There is an African proverb, “If you want to go fast, go alone; if you want to go far, go together.”
I (try to) work out six days a week. Mondays, Wednesdays, and Fridays, I do strength training. On Tuesdays and Thursdays, I do cardio. Saturdays are something of a wild card: I’ll go golfing, do something with the kids, or take the kids golfing with me.
On Fridays, I work out with a personal trainer. Not only does this make the workout into an external commitment, so I have some increased accountability, but I get a better workout.
I can do the same exercises at the gym by myself, but I have to hold myself back. For example, I have to make sure I still have enough strength left to get the barbell back onto the rack. I need to push myself as far as I can go—it’s how you get stronger—but I can’t do that by myself. As soon as I notice I’m struggling to get the barbell up, the set’s over. I rack it and take a rest before I go too far and get in trouble.
With the trainer there to spot me, I can do more weight and more reps because I know he’s got my back. I can push until I am completely exhausted and the muscles are starting to fail. When I start to struggle, he can take weights off (if I’m doing a drop set) or give me just enough assistance that I can keep going.
We are raised with the ideal of the rugged individualist—the self-made man who made his own luck. We start life as children, dependent on our parents for everything. As we grow, we are taught to be increasingly self-sufficient until we can take care of ourselves. Eventually, we move out to get “our own place”.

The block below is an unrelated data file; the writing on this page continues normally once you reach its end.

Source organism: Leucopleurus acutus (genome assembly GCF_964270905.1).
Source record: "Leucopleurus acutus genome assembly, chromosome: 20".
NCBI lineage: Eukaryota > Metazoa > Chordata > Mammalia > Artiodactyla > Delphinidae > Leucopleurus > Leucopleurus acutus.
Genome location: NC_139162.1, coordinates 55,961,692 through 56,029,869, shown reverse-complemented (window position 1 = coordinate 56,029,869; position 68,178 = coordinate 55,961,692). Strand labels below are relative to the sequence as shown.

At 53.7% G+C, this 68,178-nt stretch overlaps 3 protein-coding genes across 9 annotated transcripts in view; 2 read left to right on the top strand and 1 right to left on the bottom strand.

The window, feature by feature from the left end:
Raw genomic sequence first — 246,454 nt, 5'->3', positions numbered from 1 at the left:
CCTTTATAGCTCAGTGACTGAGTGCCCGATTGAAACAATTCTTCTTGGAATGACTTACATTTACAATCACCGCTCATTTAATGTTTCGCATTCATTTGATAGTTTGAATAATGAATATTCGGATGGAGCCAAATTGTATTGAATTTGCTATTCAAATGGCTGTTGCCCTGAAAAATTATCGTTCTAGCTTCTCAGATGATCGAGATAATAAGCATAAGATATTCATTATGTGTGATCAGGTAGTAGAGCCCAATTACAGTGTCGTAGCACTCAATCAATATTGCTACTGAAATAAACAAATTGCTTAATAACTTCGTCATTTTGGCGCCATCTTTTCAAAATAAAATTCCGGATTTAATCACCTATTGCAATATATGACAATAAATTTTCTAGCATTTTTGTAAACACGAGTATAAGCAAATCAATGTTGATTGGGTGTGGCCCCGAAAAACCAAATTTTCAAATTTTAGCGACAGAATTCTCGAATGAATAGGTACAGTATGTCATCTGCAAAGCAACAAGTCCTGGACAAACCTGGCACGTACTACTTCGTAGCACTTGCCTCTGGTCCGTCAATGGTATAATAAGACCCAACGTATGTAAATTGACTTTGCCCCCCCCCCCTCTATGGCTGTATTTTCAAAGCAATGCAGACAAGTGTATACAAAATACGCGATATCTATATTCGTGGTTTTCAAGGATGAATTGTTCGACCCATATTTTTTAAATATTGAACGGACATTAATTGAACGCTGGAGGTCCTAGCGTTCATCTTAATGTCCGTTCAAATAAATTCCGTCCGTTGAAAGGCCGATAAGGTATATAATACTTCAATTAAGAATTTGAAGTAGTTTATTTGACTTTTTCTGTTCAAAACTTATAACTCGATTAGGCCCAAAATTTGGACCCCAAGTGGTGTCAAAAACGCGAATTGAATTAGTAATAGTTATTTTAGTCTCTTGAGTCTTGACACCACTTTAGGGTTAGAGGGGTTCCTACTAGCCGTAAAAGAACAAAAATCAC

A society of independent individuals will function, but it’s not the ideal. Ideally, we come together and create something that is more than the sum of its parts. We strive for interdependence. As Stephen R. Covey put it:
On the maturity continuum, dependence is the paradigm of you—you take care of me; you come through for me; you didn’t come through; I blame you for the results.
Independence is the paradigm of I—I can do it; I am responsible; I am self-reliant; I can choose.
Interdependence is the paradigm of we—we can do it; we can cooperate; we can combine our talents and abilities and create something greater together.
Dependent people need others to get what they want. Independent people can get what they want through their own effort. Interdependent people combine their own efforts with the efforts of others to achieve their greatest success.
Stephen R. Covey, The 7 Habits of Highly Effective People, emphasis in the original
If you look at the 7 Habits, Habits 1–3 are about being independent and 4–6 are about effective interdependence. This progression is natural. First, you get yourself squared away, then you start working with others to do something even greater.
There’s a lot we can do on our own. The problem is, we don’t scale. When we reach our limits—if we can make it that far—we’re done. We can’t achieve anything more than what we can do ourselves.
When we pull together, the limits fade away. We can specialize. We can delegate tasks we don’t like or aren’t good at to someone else—someone who is good at it and enjoys doing it. We learn from each other’s mistakes and experience. We complement each other.
We really are stronger together. We can go farther together.